Care4Rare and Gene42 built Genomics4RD as part of a national initiative funded by Genome Canada. The project is focused on employing multi-omics, an approach to biological analysis, to deliver diagnostic care for rare genetic diseases in Canada. The initiative seeks to identify the genetic causes of unexplained rare diseases and make access to clinical genomic testing more widely available to Canadians.
“Genomics4RD database will provide a powerful resource for researchers to better understand rare diseases.”
“At its core, Genomics4RD is built to help researchers collect and share structured data wherever possible, including allowing doctors to send de-identified data directly from hospital health systems,” said Dr. Orion Buske, CEO at Gene42. “The patient’s symptoms, their family history, their genetics, and their data sharing preferences are all collected in standard, computable formats making it easier for researchers to search, filter, and analyze the data.”
Gene42 was founded in 2014 in Toronto, by computational biology researchers at the Hospital for Sick Children who set out to develop new computer-based methods for linking phenotypes, meaning physical symptoms, to genotypes, meaning genetic characteristics.
Gene42’s newest solution, Genomics4RD, will allow researchers to pinpoint the genetic origins of rare diseases, and could lead to new instances of cases through the software. With the platform, doctors can also devise an accurate approach to confronting these diseases. The platform includes both structured and unstructured data, including family histories, 2D and 3D facial imaging, and DNA sequencing.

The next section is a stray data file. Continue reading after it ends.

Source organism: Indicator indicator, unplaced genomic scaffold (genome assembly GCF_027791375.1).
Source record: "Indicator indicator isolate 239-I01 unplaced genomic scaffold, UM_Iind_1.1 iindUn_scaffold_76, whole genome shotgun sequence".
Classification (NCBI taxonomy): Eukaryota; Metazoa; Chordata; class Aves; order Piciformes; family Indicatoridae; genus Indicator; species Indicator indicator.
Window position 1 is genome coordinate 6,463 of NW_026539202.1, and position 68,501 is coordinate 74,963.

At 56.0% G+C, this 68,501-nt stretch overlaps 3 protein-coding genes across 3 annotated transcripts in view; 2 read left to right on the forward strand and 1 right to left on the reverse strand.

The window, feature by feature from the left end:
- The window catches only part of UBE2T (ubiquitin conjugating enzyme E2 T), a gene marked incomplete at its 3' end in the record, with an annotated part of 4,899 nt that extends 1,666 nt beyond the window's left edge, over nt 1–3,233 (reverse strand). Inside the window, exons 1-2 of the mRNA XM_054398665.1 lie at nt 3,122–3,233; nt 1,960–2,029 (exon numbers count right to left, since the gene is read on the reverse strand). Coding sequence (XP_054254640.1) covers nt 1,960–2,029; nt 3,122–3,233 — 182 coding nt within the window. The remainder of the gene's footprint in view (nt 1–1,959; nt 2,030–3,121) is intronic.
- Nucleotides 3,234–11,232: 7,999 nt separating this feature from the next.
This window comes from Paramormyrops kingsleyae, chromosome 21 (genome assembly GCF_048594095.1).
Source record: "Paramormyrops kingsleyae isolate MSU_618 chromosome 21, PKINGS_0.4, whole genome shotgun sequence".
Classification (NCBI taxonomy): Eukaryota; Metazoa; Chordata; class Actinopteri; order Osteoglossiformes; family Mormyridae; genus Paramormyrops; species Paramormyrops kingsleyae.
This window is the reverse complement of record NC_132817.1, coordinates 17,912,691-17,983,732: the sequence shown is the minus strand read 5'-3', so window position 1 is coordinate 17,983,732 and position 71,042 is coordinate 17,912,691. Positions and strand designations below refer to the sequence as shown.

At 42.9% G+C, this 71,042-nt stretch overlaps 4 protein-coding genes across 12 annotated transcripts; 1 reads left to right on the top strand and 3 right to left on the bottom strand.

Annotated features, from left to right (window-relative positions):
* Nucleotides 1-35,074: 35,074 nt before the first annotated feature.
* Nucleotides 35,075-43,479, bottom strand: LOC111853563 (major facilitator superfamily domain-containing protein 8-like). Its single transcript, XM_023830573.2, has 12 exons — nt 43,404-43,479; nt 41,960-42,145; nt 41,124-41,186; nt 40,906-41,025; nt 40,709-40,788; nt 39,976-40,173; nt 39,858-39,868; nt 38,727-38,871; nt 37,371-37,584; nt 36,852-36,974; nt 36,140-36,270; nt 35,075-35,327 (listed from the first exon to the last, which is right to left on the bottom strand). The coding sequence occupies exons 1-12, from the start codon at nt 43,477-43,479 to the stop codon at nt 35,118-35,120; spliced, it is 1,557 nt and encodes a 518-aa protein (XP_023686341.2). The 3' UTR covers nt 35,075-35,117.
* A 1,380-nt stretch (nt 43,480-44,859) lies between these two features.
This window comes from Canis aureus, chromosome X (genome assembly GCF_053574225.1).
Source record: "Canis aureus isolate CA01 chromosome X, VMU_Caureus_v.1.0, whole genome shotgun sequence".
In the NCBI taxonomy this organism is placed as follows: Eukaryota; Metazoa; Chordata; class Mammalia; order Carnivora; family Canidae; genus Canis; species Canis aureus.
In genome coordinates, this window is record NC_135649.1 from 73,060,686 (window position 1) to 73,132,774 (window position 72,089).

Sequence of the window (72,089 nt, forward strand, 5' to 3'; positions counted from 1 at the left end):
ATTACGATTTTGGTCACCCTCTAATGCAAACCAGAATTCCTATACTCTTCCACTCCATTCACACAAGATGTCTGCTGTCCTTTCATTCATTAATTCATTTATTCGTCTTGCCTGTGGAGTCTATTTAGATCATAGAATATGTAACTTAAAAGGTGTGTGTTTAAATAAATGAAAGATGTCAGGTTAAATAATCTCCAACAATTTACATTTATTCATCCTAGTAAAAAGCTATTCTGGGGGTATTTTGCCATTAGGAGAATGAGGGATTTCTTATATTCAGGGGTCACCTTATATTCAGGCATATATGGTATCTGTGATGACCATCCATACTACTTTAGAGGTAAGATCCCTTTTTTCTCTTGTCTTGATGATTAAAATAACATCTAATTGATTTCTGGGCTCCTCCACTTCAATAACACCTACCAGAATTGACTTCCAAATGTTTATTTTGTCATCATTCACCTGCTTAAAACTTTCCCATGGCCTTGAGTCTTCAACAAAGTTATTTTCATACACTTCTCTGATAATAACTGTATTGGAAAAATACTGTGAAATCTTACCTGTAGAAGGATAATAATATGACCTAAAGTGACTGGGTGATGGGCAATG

The Genomics4RD platform depends on its PhenoTips software to securely store phenotypic and genotypic data. Care4Rare licensed the platform to organize and analyze health, medical, and genomic data, as well as merge isolated datasets from participants across Canada. Genomics4RD works with the Matchmaker Exchange, a network of rare disease databases that helps doctors find similar patients in order to identify new disease genes.
“The Genomics4RD database will provide a powerful resource for researchers to better understand rare diseases and decrease the time to diagnosis for families across Canada and around the world,” says Dr. Kym Boycott, a clinician scientist and lead of the Care4Rare program.
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